U.S. Department of Justice, Office of Justice Programs; National Institute of Justice The Research, Development, and Evaluation Agency of the U.S. Department of Justice U.S. Department of Justice, Office of Justice ProgramsNational Institute of JusticeThe Research, Development, and Evaluation Agency of the U.S. Department of Justice

How Terrorists Learn

2009 NIJ Conference 2009
Michael Kenney, Ph.D.
Assistant Professor of Political Science and Fellow
International Center for the Study of Terrorism, Pennsylvania State University

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I would say that based on my field research in Britain and Spain — home to two of the most devastating post-9/11 attacks that we've seen — that yes, although the Islamist militants do learn, their ability to do so is quite limited; they're not very good at it. And we need to be careful of these depictions that we see in the media of the "superterrorist." When you start unpacking actual terrorist operations, including the Madrid bombings on 3/11, the London tube and bus bombings on 7/7 a year later, what you see, time after time, are basic mistakes in operational trade craft and just sheer sloppiness by the terrorists.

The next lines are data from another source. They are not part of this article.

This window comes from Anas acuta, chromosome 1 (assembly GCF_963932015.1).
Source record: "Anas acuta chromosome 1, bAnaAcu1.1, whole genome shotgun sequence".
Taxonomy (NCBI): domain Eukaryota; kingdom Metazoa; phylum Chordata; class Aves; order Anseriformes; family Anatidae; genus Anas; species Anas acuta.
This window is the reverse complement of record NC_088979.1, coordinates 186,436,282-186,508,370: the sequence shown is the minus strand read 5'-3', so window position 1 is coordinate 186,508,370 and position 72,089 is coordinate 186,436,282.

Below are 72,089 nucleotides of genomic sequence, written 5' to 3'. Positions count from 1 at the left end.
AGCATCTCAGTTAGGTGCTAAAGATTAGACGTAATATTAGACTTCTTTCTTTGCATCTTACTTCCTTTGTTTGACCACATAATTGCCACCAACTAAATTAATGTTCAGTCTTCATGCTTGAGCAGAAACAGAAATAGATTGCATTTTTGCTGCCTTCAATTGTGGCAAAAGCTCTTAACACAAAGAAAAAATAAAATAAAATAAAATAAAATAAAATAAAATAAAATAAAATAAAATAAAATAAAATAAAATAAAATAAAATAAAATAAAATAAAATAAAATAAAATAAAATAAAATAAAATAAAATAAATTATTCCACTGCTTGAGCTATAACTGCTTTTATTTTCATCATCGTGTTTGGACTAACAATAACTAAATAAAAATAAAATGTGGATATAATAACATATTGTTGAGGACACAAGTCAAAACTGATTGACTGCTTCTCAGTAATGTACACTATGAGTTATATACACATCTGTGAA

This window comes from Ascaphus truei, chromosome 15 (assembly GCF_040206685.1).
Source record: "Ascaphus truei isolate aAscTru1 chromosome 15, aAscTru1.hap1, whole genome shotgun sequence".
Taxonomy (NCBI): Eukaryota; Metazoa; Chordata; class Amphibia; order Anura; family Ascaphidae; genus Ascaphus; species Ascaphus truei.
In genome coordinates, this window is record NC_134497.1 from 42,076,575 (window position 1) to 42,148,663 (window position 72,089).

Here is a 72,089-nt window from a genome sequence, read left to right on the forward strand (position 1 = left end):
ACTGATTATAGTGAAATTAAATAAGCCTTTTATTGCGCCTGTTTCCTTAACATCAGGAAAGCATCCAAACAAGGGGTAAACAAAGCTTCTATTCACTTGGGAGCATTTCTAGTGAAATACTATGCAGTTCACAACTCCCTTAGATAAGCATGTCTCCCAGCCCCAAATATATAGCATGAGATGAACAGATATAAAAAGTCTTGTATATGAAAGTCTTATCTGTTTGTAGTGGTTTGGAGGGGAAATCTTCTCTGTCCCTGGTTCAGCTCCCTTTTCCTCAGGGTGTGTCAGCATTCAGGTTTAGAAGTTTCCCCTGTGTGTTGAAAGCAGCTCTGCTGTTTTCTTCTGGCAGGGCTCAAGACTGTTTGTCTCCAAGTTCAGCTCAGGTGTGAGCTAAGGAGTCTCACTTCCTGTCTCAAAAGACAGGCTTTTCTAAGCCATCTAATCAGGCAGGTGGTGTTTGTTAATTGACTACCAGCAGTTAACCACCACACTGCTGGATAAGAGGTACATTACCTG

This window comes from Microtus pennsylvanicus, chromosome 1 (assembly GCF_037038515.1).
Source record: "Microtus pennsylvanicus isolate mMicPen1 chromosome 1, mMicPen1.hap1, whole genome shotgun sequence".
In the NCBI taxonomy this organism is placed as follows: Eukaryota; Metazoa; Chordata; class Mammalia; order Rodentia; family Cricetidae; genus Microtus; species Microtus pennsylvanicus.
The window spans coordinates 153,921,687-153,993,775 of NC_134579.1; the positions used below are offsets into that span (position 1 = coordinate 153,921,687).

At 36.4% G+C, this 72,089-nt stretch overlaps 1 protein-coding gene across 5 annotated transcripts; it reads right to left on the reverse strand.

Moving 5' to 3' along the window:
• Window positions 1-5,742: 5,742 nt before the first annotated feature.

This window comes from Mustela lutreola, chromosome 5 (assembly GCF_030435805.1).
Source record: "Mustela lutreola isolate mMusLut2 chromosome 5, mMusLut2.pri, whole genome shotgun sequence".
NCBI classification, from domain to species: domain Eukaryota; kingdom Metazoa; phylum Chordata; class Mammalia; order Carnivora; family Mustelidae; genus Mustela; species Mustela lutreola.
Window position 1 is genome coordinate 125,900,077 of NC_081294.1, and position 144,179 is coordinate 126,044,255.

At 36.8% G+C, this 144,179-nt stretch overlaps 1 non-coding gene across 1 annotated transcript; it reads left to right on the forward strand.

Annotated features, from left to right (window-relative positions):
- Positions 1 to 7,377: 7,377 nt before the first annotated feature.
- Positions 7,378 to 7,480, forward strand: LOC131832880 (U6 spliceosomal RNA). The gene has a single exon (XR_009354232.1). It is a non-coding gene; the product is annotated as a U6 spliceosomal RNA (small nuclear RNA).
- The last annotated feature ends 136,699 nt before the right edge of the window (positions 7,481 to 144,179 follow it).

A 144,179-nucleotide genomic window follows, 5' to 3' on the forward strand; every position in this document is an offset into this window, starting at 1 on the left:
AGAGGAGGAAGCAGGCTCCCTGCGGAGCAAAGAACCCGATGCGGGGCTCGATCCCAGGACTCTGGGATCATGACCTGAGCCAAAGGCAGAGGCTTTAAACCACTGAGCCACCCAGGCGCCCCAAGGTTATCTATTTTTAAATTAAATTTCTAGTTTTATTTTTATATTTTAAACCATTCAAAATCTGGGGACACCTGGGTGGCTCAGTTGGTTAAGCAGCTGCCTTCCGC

The good news is that this gives law enforcers — alert law enforcers — and citizens an opportunity in our ongoing struggle to protect the United States and our allies in Western Europe. This sort of insight can be uncovered through the sort of qualitative ethnographic field work that the NIJ is sponsoring. We need to get on the ground, dig deep — deeper than the news reports — we need to unpack operations through carefully, systematically designed case studies to find out what's really going on. That will help us get beyond the hyperbole and closer to the truth.

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NIJ Conference
Interview
June 2009
Michael Kenney, Assistant Professor, Pennsylvania State University

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Date modified: April 15, 2011